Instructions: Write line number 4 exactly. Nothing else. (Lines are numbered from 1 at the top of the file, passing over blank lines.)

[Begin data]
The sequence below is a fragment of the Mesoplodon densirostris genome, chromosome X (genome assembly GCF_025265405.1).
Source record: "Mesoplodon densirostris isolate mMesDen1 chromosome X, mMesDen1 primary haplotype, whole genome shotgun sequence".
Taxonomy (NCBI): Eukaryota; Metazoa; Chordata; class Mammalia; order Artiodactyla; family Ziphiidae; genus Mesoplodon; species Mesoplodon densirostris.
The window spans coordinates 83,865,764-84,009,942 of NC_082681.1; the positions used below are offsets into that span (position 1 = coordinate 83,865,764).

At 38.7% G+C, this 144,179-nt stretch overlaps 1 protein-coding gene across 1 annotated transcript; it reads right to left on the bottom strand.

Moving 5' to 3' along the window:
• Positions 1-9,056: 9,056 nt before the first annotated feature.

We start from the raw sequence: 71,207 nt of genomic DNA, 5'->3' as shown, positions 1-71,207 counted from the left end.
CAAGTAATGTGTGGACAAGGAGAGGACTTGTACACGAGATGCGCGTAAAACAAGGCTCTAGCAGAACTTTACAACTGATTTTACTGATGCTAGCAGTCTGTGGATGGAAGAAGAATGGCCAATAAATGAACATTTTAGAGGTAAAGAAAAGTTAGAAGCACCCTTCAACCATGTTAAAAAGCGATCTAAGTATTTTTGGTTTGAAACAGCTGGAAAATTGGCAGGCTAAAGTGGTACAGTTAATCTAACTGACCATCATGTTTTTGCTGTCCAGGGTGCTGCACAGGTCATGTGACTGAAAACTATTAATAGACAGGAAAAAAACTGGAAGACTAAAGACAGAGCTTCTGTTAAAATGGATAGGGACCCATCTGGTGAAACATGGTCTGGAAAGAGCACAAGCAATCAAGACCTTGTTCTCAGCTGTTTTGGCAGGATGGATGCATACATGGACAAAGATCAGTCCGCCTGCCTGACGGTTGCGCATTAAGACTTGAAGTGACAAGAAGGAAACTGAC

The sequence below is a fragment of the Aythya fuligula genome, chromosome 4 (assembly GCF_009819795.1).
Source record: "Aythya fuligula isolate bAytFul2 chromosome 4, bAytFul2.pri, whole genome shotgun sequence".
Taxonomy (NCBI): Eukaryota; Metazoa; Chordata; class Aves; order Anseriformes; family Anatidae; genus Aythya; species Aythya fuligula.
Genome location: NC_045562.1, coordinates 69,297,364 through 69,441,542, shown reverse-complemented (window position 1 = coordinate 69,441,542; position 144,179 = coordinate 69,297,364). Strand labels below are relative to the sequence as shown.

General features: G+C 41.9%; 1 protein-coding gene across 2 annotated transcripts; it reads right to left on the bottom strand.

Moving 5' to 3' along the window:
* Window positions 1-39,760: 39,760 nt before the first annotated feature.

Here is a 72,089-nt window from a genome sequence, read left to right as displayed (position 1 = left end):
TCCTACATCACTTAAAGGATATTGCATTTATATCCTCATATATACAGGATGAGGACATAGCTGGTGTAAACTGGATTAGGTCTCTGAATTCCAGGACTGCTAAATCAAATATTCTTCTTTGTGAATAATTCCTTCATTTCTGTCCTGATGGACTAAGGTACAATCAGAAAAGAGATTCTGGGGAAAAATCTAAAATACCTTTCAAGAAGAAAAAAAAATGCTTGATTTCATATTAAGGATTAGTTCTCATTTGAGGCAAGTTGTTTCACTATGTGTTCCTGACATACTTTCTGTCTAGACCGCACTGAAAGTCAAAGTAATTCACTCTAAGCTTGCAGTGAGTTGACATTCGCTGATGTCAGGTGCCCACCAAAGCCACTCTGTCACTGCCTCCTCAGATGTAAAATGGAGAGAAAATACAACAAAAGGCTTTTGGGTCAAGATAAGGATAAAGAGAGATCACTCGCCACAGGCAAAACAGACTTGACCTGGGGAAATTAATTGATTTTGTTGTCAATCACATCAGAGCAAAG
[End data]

The window spans coordinates 83,865,764-84,009,942 of NC_082681.1; the positions used below are offsets into that span (position 1 = coordinate 83,865,764).